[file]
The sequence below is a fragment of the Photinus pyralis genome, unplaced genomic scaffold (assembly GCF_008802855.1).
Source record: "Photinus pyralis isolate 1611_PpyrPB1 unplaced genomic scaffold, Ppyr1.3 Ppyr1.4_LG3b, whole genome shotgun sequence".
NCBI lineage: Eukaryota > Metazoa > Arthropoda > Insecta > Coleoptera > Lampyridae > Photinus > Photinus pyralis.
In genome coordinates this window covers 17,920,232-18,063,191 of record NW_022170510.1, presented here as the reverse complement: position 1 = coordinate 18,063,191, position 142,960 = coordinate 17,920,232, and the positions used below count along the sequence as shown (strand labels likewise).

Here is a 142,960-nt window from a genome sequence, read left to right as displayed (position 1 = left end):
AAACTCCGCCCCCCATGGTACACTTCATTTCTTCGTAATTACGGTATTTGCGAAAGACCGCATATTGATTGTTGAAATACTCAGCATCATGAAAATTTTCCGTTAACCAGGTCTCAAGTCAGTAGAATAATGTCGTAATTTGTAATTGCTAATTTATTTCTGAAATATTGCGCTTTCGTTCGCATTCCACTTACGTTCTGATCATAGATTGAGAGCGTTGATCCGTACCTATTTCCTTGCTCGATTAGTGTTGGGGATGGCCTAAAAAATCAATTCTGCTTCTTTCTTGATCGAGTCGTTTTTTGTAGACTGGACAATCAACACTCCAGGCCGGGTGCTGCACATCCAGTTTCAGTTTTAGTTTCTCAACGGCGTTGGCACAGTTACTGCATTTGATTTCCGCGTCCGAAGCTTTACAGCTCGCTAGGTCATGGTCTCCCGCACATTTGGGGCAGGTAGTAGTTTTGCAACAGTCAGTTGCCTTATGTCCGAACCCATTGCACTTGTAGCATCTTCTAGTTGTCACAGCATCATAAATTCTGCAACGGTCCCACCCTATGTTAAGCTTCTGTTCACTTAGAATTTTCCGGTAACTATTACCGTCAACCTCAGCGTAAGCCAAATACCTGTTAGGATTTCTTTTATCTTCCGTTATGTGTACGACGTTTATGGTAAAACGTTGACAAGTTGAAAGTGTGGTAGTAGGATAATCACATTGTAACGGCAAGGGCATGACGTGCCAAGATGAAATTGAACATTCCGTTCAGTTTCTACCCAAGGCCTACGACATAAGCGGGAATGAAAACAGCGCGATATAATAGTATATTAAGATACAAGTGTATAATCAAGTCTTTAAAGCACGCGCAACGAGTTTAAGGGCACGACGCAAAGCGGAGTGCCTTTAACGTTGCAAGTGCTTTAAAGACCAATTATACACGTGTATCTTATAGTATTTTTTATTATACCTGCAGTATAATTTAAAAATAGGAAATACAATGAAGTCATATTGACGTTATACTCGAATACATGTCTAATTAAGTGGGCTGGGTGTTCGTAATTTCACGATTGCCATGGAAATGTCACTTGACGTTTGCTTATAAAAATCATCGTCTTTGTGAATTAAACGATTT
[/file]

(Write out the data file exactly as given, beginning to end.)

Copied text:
The sequence below is a fragment of the Photinus pyralis genome, unplaced genomic scaffold (assembly GCF_008802855.1).
Source record: "Photinus pyralis isolate 1611_PpyrPB1 unplaced genomic scaffold, Ppyr1.3 Ppyr1.4_LG3b, whole genome shotgun sequence".
NCBI lineage: Eukaryota > Metazoa > Arthropoda > Insecta > Coleoptera > Lampyridae > Photinus > Photinus pyralis.
In genome coordinates this window covers 17,920,232-18,063,191 of record NW_022170510.1, presented here as the reverse complement: position 1 = coordinate 18,063,191, position 142,960 = coordinate 17,920,232, and the positions used below count along the sequence as shown (strand labels likewise).

Here is a 142,960-nt window from a genome sequence, read left to right as displayed (position 1 = left end):
AAACTCCGCCCCCCATGGTACACTTCATTTCTTCGTAATTACGGTATTTGCGAAAGACCGCATATTGATTGTTGAAATACTCAGCATCATGAAAATTTTCCGTTAACCAGGTCTCAAGTCAGTAGAATAATGTCGTAATTTGTAATTGCTAATTTATTTCTGAAATATTGCGCTTTCGTTCGCATTCCACTTACGTTCTGATCATAGATTGAGAGCGTTGATCCGTACCTATTTCCTTGCTCGATTAGTGTTGGGGATGGCCTAAAAAATCAATTCTGCTTCTTTCTTGATCGAGTCGTTTTTTGTAGACTGGACAATCAACACTCCAGGCCGGGTGCTGCACATCCAGTTTCAGTTTTAGTTTCTCAACGGCGTTGGCACAGTTACTGCATTTGATTTCCGCGTCCGAAGCTTTACAGCTCGCTAGGTCATGGTCTCCCGCACATTTGGGGCAGGTAGTAGTTTTGCAACAGTCAGTTGCCTTATGTCCGAACCCATTGCACTTGTAGCATCTTCTAGTTGTCACAGCATCATAAATTCTGCAACGGTCCCACCCTATGTTAAGCTTCTGTTCACTTAGAATTTTCCGGTAACTATTACCGTCAACCTCAGCGTAAGCCAAATACCTGTTAGGATTTCTTTTATCTTCCGTTATGTGTACGACGTTTATGGTAAAACGTTGACAAGTTGAAAGTGTGGTAGTAGGATAATCACATTGTAACGGCAAGGGCATGACGTGCCAAGATGAAATTGAACATTCCGTTCAGTTTCTACCCAAGGCCTACGACATAAGCGGGAATGAAAACAGCGCGATATAATAGTATATTAAGATACAAGTGTATAATCAAGTCTTTAAAGCACGCGCAACGAGTTTAAGGGCACGACGCAAAGCGGAGTGCCTTTAACGTTGCAAGTGCTTTAAAGACCAATTATACACGTGTATCTTATAGTATTTTTTATTATACCTGCAGTATAATTTAAAAATAGGAAATACAATGAAGTCATATTGACGTTATACTCGAATACATGTCTAATTAAGTGGGCTGGGTGTTCGTAATTTCACGATTGCCATGGAAATGTCACTTGACGTTTGCTTATAAAAATCATCGTCTTTGTGAATTAAACGATTT